By Rabbi Yehoshua Berman
Kesubos 18 – A Person Cannot Make Himself into a Rasha
The shtar needs a kiyum. If the eidim themselves do not come in to substantiate their signatures, we have no way of knowing if the document is legitimate. So they come. But there’s a serious glitch because what they said is this: Yes, those are our signatures, all right; and we did in fact sign on this shtar, but we were coerced to do so. Verdict? We believe them and the shtar is disqualified. So says the Mishna.
However, and this is a big however, Rami bar Chama provides a very important condition to this halacha. If the eidim said that they were coerced to sign under threat of death, then we in fact believe them; but if they said they were coerced under threat of monetary harm, we do not believe them. Meaning, explains the Ran, we accept the first part of their statement that they signed on the shtar, and we ignore the second part wherein they said that they were coerced to do so.
Why? Good question!
Because, says the Gemara, a person cannot make himself into a rasha. Meaning, explains Rashi, a person cannot testify something that would confer upon himself a status of rasha and pasul l’eidus. Since, elaborates Rashi, an individual is a karov to himself, and kerovim are pasul l’eidus, his testimony about himself is completely invalid. Therefore, what they said about the shtar (e.g. that they indeed signed it) we accept, because that is a testimony about someone else. But what they said about having been coerced under threat of monetary harm, we do not accept since to falsely sign a document under threat of only monetary harm is a serious transgression.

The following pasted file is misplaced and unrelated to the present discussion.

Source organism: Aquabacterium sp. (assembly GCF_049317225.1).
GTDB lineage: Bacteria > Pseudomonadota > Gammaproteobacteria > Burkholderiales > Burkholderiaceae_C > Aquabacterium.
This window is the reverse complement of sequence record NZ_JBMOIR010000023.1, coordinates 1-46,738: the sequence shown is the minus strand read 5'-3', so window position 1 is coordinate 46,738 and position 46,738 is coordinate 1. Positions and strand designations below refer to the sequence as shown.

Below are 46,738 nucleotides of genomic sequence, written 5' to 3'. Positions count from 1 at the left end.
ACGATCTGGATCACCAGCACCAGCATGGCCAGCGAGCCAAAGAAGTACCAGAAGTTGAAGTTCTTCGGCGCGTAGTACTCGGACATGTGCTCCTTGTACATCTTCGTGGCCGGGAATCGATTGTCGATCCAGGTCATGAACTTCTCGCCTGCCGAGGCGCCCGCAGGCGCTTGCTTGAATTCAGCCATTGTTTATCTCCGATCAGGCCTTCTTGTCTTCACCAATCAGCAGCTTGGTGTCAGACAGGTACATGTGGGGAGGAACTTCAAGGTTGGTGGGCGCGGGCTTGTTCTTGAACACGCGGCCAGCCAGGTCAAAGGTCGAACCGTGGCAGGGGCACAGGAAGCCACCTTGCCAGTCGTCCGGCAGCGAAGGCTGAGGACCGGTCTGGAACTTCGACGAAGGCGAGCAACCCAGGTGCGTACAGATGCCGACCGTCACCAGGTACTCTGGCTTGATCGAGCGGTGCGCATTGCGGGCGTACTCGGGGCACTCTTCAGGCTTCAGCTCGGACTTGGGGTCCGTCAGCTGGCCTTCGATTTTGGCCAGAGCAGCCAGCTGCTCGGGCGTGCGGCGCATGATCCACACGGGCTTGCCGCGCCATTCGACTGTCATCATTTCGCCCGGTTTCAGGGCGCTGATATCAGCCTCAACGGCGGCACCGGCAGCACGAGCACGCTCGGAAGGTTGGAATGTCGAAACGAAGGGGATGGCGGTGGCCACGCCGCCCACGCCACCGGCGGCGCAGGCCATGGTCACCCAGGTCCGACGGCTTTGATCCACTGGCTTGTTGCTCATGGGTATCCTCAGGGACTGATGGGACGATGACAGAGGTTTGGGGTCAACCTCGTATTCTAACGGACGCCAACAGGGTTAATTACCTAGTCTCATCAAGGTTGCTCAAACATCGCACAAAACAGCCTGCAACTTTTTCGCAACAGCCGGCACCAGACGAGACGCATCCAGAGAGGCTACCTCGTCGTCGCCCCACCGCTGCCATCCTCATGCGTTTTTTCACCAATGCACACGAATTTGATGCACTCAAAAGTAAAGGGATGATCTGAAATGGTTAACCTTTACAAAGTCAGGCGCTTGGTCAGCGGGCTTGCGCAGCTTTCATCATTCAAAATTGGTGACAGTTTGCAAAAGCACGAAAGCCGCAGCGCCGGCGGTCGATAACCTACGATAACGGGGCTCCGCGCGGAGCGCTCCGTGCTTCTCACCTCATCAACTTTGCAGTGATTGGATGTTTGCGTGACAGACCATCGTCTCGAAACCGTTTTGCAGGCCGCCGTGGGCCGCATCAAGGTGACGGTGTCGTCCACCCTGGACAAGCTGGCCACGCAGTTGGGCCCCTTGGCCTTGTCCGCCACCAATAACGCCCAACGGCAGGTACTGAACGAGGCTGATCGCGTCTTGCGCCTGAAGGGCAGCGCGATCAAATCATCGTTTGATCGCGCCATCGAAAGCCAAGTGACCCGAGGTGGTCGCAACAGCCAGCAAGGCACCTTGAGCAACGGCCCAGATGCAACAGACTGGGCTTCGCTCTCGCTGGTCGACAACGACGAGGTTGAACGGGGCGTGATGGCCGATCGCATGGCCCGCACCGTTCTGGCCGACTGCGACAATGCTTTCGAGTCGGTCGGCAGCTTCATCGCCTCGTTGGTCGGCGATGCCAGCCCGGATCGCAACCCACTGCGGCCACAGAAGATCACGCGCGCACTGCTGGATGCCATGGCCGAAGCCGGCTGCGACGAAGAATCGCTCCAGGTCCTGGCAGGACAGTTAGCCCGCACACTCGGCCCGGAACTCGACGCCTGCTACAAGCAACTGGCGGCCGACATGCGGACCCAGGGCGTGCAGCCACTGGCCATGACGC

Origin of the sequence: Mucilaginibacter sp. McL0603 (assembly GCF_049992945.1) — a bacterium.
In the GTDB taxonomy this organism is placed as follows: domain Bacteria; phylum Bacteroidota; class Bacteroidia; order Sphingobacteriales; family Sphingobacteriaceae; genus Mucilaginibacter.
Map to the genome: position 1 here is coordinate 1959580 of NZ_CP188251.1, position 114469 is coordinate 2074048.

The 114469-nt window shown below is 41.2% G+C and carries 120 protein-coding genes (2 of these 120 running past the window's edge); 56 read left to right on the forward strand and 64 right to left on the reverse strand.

That is why the shtar is valid, despite there being no other source for kiyum, when the eidim said that the coercion to which they were subject was but a threat of monetary harm.
This halacha of ein adam meisim atzmo rasha is reminiscent of the Mishna in Avos that says, al tehi rasha bifnei atzmecha, you shouldn’t be a wicked person in your own eyes. The context of that Mishna is teffilah. Rabi Shimon emphasizes the importance of davening in a heartfelt manner. The mefarshim explain the connection as follows. If someone considers himself a wicked sinner, he will feel very lowly and unworthy, and it will be extremely difficult for him to feel like he can stand before Hashem and pour out his heart (or do other mitzvos properly, for that matter).
Perhaps it is not too bold to suggest, perhaps b’derech melitza, that the basis of this Mishna that one should not think of himself as a sinner is the halacha that ein adam meisim atzmo rasha. You don’t have ne’emanus vis a vis conveying a status of a wicked sinner upon yourself. You are a Yid, and a Yid has a chezkas kashrus, a chazaka of being an upright person. Adam karov eitzel atzmo – you are too nogeiah b’davar to uproot that chazaka. You may have all sorts of ulterior motives to think so, not the least of which being a person’s tendency to be very hard on himself, particularly when it comes to feeling inadequate to stand before the Borei Olam.
This is not a contradiction to leiv yodeiah maras nafsho. A person indeed knows better than anyone else what is bothering him. But beyond that, as far as pronouncing judgment about what that says about him, that a person cannot do for himself. The possibility that you may be too hard is very real. For that, you need an outside, objective viewpoint. Often, a person can be surprised to discover that what he (or she) may have considered to be a serious failure was in actuality a tremendous success, at least from the vantage point of the unbiased third-party (and the same can be true in the reverse as well). So, before you go beating yourself up over this that or the other, it may be worth your while to run the matter by someone you respect and trust. For all you know, where you see rasha they may very well see tzaddik. After all, if it can happen in Beis Din, it can happen anywhere.
Rabbi Yehoshua Berman serves as the Rosh Kollel of Kollel Reshet HaDaf in Ramat Beit Shemesh, Israel. In addition to having authored Reflections on the Parsha, Rabbi Berman regularly delivers shiurim on Halacha and Hashkafa, writes comprehensive chazara questions (in Hebrew) for the advanced Daf Yomi learner, and weekly words of inspiration from the Parsha. Rabbi Berman can be contacted at firstname.lastname@example.org.